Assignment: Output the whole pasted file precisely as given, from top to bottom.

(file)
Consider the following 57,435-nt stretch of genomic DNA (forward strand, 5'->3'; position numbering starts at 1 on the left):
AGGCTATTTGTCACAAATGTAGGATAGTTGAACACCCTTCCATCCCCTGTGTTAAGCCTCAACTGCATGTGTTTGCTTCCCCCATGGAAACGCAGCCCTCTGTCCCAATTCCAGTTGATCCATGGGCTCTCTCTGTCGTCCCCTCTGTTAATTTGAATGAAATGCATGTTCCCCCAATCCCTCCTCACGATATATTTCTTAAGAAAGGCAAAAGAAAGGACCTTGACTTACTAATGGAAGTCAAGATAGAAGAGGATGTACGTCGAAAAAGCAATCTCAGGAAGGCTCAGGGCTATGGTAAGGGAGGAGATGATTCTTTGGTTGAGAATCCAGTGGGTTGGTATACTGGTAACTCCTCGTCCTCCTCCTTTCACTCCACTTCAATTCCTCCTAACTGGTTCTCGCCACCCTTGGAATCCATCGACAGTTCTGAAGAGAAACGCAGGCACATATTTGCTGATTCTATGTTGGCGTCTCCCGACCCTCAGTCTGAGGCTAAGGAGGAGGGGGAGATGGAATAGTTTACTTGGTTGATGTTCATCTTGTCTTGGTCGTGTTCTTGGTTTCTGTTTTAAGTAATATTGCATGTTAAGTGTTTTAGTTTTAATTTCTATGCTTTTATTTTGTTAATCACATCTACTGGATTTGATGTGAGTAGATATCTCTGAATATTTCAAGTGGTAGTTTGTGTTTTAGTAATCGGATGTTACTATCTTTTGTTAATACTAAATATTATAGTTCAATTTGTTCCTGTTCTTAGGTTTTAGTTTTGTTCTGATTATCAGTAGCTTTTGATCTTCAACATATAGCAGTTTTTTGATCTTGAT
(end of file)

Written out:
Consider the following 57,435-nt stretch of genomic DNA (forward strand, 5'->3'; position numbering starts at 1 on the left):
AGGCTATTTGTCACAAATGTAGGATAGTTGAACACCCTTCCATCCCCTGTGTTAAGCCTCAACTGCATGTGTTTGCTTCCCCCATGGAAACGCAGCCCTCTGTCCCAATTCCAGTTGATCCATGGGCTCTCTCTGTCGTCCCCTCTGTTAATTTGAATGAAATGCATGTTCCCCCAATCCCTCCTCACGATATATTTCTTAAGAAAGGCAAAAGAAAGGACCTTGACTTACTAATGGAAGTCAAGATAGAAGAGGATGTACGTCGAAAAAGCAATCTCAGGAAGGCTCAGGGCTATGGTAAGGGAGGAGATGATTCTTTGGTTGAGAATCCAGTGGGTTGGTATACTGGTAACTCCTCGTCCTCCTCCTTTCACTCCACTTCAATTCCTCCTAACTGGTTCTCGCCACCCTTGGAATCCATCGACAGTTCTGAAGAGAAACGCAGGCACATATTTGCTGATTCTATGTTGGCGTCTCCCGACCCTCAGTCTGAGGCTAAGGAGGAGGGGGAGATGGAATAGTTTACTTGGTTGATGTTCATCTTGTCTTGGTCGTGTTCTTGGTTTCTGTTTTAAGTAATATTGCATGTTAAGTGTTTTAGTTTTAATTTCTATGCTTTTATTTTGTTAATCACATCTACTGGATTTGATGTGAGTAGATATCTCTGAATATTTCAAGTGGTAGTTTGTGTTTTAGTAATCGGATGTTACTATCTTTTGTTAATACTAAATATTATAGTTCAATTTGTTCCTGTTCTTAGGTTTTAGTTTTGTTCTGATTATCAGTAGCTTTTGATCTTCAACATATAGCAGTTTTTTGATCTTGAT